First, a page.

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Eur J Epidemiol. 2005;20(6):489-96.

Baseline recruitment and analyses of nonresponse of the Heinz Nixdorf Recall Study: identifiability of phone numbers as the major determinant of response.

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Institute of Medical Epidemiology, Biometry and Informatics, Medical Faculty, Martin-Luther-University of Halle-Wittenberg, Magdeburger Street 27, 06097, Halle, Germany.


The Heinz Nixdorf Recall Study is an ongoing population-based prospective cardiovascular cohort study of the Ruhr area in Germany. This paper focuses on the recruitment strategy and its response results including a comparison of participants of the baseline examination with nonparticipants. Random samples of the general population were drawn from residents' registration offices including men and women aged 45-74 years. We used a multimode contact approach including an invitational letter, a maximum of two reminder letters and phone calls for the recruitment of study subjects. Nonparticipants were asked to fill in a short questionnaire. We calculated proportions of response, contact, cooperation and recruitment efficacy to characterize the participation. Overall, 4487 eligible subjects participated in our study. Although the elderly (65-75 years) had the highest contact proportion, the cooperation proportion was the lowest among both men and women. The recruitment efficacy proportion was highest among subjects aged 55-64 years. The identifiability of the phone number of study subjects was an important determinant of response. The recruitment efficacy proportion among subjects without an identified phone number was 11.4% as compared to 65.3% among subjects with an identified phone number. The majority of subjects agreed to participate after one invitational letter only (52.6%). A second reminding letter contributed only very few participants to the study. Nonparticipants were more often current smokers than participants and less often belonged to the highest social class. Living in a regular relationship with a partner was more often reported among participants than nonparticipants.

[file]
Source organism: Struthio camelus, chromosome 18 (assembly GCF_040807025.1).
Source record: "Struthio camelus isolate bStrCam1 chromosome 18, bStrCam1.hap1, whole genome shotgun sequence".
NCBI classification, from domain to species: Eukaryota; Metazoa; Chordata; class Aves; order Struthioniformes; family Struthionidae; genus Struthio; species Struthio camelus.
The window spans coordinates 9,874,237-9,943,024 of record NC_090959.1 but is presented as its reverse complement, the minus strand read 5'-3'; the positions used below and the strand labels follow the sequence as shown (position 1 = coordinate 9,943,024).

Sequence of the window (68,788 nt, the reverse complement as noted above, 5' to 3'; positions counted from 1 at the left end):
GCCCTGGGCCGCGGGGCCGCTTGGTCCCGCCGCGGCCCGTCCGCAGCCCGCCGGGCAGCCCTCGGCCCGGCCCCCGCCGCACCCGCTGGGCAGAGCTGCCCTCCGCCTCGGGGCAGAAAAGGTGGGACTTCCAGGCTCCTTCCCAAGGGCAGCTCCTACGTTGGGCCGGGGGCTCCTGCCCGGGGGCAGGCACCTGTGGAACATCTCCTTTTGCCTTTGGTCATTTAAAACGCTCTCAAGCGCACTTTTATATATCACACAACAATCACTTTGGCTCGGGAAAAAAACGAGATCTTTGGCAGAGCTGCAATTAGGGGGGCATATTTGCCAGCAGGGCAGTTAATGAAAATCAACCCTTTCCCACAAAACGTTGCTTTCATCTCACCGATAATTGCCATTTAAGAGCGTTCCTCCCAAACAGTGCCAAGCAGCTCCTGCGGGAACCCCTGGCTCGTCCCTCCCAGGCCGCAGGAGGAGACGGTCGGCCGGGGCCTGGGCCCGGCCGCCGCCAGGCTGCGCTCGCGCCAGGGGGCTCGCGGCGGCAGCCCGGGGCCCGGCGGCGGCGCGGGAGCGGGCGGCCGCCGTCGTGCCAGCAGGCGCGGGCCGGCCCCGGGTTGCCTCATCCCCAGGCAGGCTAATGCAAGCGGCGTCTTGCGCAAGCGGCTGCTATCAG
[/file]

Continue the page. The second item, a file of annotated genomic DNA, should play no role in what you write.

[Indexed for MEDLINE]

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